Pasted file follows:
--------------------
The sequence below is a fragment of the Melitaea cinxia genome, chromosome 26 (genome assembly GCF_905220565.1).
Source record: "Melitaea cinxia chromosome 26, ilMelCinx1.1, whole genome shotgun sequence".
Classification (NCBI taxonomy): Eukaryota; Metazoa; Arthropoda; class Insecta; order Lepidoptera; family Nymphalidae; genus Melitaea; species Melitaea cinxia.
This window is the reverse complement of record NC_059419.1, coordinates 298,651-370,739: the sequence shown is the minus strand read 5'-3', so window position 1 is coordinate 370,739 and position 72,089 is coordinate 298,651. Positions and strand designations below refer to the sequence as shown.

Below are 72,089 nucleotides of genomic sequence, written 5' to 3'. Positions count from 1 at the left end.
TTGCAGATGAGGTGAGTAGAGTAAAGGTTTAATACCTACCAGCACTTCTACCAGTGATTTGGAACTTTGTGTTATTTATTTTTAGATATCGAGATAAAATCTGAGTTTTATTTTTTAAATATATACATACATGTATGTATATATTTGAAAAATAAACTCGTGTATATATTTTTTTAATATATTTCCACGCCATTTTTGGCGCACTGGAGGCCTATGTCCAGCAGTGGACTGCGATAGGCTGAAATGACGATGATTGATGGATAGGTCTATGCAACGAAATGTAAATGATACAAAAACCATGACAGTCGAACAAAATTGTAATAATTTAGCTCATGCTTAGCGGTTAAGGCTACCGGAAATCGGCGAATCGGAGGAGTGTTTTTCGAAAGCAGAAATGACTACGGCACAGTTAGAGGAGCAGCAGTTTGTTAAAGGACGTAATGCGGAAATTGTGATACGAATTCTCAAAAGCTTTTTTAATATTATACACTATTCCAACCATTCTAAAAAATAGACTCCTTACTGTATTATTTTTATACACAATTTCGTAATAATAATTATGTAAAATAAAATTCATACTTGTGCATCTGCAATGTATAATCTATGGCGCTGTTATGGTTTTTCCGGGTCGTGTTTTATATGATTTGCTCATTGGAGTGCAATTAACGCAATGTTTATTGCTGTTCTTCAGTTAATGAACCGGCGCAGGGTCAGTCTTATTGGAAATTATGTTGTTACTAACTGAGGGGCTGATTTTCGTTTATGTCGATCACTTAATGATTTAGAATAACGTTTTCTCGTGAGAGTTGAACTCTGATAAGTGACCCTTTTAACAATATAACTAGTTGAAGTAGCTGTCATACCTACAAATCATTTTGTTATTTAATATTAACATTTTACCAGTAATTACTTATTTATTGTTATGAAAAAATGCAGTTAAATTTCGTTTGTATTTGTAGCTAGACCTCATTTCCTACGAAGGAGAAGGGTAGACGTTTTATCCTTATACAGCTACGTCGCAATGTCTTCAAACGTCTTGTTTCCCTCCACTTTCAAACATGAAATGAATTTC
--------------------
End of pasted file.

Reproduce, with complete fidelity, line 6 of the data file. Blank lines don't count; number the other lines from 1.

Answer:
TTGCAGATGAGGTGAGTAGAGTAAAGGTTTAATACCTACCAGCACTTCTACCAGTGATTTGGAACTTTGTGTTATTTATTTTTAGATATCGAGATAAAATCTGAGTTTTATTTTTTAAATATATACATACATGTATGTATATATTTGAAAAATAAACTCGTGTATATATTTTTTTAATATATTTCCACGCCATTTTTGGCGCACTGGAGGCCTATGTCCAGCAGTGGACTGCGATAGGCTGAAATGACGATGATTGATGGATAGGTCTATGCAACGAAATGTAAATGATACAAAAACCATGACAGTCGAACAAAATTGTAATAATTTAGCTCATGCTTAGCGGTTAAGGCTACCGGAAATCGGCGAATCGGAGGAGTGTTTTTCGAAAGCAGAAATGACTACGGCACAGTTAGAGGAGCAGCAGTTTGTTAAAGGACGTAATGCGGAAATTGTGATACGAATTCTCAAAAGCTTTTTTAATATTATACACTATTCCAACCATTCTAAAAAATAGACTCCTTACTGTATTATTTTTATACACAATTTCGTAATAATAATTATGTAAAATAAAATTCATACTTGTGCATCTGCAATGTATAATCTATGGCGCTGTTATGGTTTTTCCGGGTCGTGTTTTATATGATTTGCTCATTGGAGTGCAATTAACGCAATGTTTATTGCTGTTCTTCAGTTAATGAACCGGCGCAGGGTCAGTCTTATTGGAAATTATGTTGTTACTAACTGAGGGGCTGATTTTCGTTTATGTCGATCACTTAATGATTTAGAATAACGTTTTCTCGTGAGAGTTGAACTCTGATAAGTGACCCTTTTAACAATATAACTAGTTGAAGTAGCTGTCATACCTACAAATCATTTTGTTATTTAATATTAACATTTTACCAGTAATTACTTATTTATTGTTATGAAAAAATGCAGTTAAATTTCGTTTGTATTTGTAGCTAGACCTCATTTCCTACGAAGGAGAAGGGTAGACGTTTTATCCTTATACAGCTACGTCGCAATGTCTTCAAACGTCTTGTTTCCCTCCACTTTCAAACATGAAATGAATTTC